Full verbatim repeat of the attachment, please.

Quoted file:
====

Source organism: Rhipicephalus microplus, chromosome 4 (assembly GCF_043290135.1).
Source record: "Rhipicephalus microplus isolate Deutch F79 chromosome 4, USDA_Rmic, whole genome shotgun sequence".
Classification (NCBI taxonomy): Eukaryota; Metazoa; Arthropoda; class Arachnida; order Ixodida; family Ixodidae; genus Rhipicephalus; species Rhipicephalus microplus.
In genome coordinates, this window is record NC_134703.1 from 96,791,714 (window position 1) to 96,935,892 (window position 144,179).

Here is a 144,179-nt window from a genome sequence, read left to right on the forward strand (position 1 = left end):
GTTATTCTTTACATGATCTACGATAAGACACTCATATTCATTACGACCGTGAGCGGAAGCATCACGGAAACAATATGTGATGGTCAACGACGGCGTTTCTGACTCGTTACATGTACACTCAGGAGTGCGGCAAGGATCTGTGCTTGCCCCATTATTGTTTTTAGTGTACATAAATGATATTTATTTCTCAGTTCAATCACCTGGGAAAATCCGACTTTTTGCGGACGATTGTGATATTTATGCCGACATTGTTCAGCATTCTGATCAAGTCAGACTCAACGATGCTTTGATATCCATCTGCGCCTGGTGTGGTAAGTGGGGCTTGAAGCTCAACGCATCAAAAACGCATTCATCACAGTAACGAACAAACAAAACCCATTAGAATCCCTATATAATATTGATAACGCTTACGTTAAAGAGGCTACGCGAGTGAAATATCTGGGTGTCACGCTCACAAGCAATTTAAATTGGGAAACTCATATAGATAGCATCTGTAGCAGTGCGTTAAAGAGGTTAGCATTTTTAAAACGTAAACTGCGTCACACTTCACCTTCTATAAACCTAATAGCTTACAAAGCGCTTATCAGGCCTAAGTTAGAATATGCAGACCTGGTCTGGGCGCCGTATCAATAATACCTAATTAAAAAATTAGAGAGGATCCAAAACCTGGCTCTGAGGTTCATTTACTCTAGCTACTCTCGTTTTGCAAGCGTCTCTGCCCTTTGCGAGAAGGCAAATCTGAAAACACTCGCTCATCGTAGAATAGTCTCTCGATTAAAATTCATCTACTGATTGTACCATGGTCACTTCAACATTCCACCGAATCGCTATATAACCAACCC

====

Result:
Source organism: Rhipicephalus microplus, chromosome 4 (assembly GCF_043290135.1).
Source record: "Rhipicephalus microplus isolate Deutch F79 chromosome 4, USDA_Rmic, whole genome shotgun sequence".
Classification (NCBI taxonomy): Eukaryota; Metazoa; Arthropoda; class Arachnida; order Ixodida; family Ixodidae; genus Rhipicephalus; species Rhipicephalus microplus.
In genome coordinates, this window is record NC_134703.1 from 96,791,714 (window position 1) to 96,935,892 (window position 144,179).

Here is a 144,179-nt window from a genome sequence, read left to right on the forward strand (position 1 = left end):
GTTATTCTTTACATGATCTACGATAAGACACTCATATTCATTACGACCGTGAGCGGAAGCATCACGGAAACAATATGTGATGGTCAACGACGGCGTTTCTGACTCGTTACATGTACACTCAGGAGTGCGGCAAGGATCTGTGCTTGCCCCATTATTGTTTTTAGTGTACATAAATGATATTTATTTCTCAGTTCAATCACCTGGGAAAATCCGACTTTTTGCGGACGATTGTGATATTTATGCCGACATTGTTCAGCATTCTGATCAAGTCAGACTCAACGATGCTTTGATATCCATCTGCGCCTGGTGTGGTAAGTGGGGCTTGAAGCTCAACGCATCAAAAACGCATTCATCACAGTAACGAACAAACAAAACCCATTAGAATCCCTATATAATATTGATAACGCTTACGTTAAAGAGGCTACGCGAGTGAAATATCTGGGTGTCACGCTCACAAGCAATTTAAATTGGGAAACTCATATAGATAGCATCTGTAGCAGTGCGTTAAAGAGGTTAGCATTTTTAAAACGTAAACTGCGTCACACTTCACCTTCTATAAACCTAATAGCTTACAAAGCGCTTATCAGGCCTAAGTTAGAATATGCAGACCTGGTCTGGGCGCCGTATCAATAATACCTAATTAAAAAATTAGAGAGGATCCAAAACCTGGCTCTGAGGTTCATTTACTCTAGCTACTCTCGTTTTGCAAGCGTCTCTGCCCTTTGCGAGAAGGCAAATCTGAAAACACTCGCTCATCGTAGAATAGTCTCTCGATTAAAATTCATCTACTGATTGTACCATGGTCACTTCAACATTCCACCGAATCGCTATATAACCAACCC